The Society of the Sacred Heart was founded in 1800 in France to provide quality education for young women. Their first school in New Orleans – Mater Admirabilis – opened in 1867 at 824 Dumaine St. in the French Quarter. Attendance grew so rapidly that the order began looking for a second property Uptown.

The John Calhoun-S. J. Peters mansion and orange plantation, built in 1847 and located on two city blocks at 4521 St. Charles Ave., was purchased for $35,000 in 1886. The school opened the following year and was dedicated to Our Lady of the Rosary, creating the nickname “The Rosary.” The existing house served as the school until a new building was constructed in 1900. In 1913, a third story was added, used primarily for housing boarding students. That same year the Mater Admirabilis campus in the French Quarter was closed.

Students came to The Rosary from all over the New Orleans area, including the French Quarter, where quality of life was deteriorating with the rise of jazz, prostitution and crime. The school did accept male students (a practice that ended shortly before World War II); and during the earliest years, children of actors were not admitted for fear of immoral influence.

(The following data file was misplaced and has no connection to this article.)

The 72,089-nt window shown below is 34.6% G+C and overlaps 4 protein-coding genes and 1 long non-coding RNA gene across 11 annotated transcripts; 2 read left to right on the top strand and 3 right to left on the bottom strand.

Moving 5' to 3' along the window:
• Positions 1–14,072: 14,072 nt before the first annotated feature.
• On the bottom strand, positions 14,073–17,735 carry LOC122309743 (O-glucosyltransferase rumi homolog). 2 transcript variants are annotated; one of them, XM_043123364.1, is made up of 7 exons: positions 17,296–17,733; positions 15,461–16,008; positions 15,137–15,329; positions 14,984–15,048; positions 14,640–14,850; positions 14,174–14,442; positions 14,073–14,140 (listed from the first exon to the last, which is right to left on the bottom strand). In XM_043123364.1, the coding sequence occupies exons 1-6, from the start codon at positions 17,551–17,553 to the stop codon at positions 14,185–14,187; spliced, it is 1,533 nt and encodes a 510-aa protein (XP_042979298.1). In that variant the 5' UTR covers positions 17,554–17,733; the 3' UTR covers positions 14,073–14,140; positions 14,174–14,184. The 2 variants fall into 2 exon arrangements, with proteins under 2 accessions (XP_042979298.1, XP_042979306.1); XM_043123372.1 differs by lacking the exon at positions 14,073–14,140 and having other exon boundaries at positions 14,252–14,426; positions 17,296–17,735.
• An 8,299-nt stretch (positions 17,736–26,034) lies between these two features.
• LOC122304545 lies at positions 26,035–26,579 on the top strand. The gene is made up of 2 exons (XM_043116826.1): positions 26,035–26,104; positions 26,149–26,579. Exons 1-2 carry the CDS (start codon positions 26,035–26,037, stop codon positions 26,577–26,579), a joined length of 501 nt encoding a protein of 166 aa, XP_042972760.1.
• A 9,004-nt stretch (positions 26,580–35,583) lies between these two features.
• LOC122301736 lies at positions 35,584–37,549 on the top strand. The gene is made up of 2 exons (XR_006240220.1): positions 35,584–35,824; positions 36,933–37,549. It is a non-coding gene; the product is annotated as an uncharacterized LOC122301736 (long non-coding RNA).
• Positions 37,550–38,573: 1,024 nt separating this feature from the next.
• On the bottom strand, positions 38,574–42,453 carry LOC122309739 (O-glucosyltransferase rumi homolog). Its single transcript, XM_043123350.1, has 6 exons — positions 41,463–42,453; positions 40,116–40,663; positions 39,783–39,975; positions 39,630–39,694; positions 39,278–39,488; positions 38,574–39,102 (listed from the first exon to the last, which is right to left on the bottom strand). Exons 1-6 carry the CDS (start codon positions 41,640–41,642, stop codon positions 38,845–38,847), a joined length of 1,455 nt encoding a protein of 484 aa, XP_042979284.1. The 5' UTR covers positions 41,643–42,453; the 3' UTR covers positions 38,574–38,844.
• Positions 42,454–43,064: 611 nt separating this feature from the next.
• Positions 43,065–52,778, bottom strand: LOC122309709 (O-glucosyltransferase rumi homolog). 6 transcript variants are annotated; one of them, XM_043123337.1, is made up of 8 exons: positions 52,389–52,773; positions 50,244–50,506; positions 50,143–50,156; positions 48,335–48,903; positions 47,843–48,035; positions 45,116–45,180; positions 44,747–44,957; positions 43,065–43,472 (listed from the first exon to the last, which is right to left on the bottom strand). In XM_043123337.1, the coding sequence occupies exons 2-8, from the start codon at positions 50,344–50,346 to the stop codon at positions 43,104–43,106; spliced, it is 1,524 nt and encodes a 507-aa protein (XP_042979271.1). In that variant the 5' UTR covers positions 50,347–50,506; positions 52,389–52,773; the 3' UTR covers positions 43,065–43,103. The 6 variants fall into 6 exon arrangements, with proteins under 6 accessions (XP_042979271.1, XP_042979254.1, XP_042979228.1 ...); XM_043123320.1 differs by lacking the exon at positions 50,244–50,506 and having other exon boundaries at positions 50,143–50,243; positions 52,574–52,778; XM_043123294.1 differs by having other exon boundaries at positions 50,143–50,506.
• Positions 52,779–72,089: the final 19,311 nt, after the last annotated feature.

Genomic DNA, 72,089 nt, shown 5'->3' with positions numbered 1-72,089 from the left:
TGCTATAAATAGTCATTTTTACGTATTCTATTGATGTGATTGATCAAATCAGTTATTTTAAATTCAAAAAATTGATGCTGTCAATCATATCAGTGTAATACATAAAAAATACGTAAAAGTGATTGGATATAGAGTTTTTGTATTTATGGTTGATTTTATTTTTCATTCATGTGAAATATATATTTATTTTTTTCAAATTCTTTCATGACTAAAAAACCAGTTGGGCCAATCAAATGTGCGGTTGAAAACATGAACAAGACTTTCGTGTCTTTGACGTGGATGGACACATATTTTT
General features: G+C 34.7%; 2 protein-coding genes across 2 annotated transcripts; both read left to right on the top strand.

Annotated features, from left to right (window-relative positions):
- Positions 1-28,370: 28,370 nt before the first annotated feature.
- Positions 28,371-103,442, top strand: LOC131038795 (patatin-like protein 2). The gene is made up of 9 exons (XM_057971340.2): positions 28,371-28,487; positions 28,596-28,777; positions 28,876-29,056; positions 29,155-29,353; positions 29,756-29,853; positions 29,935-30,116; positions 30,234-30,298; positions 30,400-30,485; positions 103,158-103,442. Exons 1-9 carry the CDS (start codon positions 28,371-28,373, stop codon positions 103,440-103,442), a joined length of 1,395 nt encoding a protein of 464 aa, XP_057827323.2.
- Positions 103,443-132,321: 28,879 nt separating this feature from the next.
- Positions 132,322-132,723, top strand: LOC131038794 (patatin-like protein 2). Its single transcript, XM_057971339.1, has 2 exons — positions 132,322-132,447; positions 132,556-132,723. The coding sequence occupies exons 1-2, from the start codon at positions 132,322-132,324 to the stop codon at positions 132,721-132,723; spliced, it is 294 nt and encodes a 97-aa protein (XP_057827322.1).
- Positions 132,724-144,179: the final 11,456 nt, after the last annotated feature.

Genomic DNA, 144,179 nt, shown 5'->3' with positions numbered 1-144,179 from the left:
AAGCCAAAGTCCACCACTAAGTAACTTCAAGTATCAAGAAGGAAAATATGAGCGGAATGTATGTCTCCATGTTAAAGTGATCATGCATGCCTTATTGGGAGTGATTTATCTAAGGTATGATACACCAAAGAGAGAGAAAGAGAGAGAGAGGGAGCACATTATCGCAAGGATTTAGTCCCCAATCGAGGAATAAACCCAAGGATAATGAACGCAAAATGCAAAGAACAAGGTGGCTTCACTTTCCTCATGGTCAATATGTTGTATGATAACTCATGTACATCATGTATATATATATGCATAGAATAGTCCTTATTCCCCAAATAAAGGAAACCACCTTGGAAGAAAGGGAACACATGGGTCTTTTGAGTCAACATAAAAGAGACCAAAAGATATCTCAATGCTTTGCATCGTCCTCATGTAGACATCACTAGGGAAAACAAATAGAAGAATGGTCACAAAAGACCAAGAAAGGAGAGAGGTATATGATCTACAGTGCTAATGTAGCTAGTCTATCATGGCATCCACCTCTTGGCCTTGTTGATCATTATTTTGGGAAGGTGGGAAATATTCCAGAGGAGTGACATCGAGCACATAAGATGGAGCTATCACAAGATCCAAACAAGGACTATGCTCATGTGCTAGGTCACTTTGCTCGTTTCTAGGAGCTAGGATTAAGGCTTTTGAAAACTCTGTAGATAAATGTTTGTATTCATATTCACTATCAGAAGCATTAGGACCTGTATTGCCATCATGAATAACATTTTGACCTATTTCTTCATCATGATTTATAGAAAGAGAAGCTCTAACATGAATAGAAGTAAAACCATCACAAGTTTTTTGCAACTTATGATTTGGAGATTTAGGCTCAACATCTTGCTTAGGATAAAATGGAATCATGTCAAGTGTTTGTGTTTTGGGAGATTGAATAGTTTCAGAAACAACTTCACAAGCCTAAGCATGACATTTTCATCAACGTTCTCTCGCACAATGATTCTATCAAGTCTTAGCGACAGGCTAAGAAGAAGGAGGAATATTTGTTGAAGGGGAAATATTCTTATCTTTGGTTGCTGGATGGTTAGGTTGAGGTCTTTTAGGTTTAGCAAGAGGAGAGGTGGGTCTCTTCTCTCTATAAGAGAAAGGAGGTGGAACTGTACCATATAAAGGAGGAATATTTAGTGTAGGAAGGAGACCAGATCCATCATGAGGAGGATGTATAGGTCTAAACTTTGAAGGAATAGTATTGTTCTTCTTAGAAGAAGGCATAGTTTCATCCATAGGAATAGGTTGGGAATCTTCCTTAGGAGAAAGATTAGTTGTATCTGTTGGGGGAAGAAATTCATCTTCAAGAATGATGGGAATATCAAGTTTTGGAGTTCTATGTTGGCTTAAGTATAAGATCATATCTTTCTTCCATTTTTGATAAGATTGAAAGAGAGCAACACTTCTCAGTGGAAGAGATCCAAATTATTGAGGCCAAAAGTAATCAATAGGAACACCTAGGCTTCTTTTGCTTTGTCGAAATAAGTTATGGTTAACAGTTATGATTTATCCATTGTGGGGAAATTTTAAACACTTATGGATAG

Classes offered were both academic and religious, and a reputation of graduating distinguished young ladies quickly grew. In the 1930s, a strong athletic program was added to the school: basketball, volleyball, badminton, tennis, hockey, dancing and in ’33, the new practice of “Danish exercises.”

Over the following decades, many additions – a library, cafeteria, more classrooms – were added to the campus, and in 1950, St. Joseph’s Hall was built for the Lower School. In 2002, the school purchased new property at the corner of St. Charles and Napoleon avenues. The Mater Admirabilis Campus, named after the original French Quarter school, opened in 2005 and houses the Preschool and Primary School.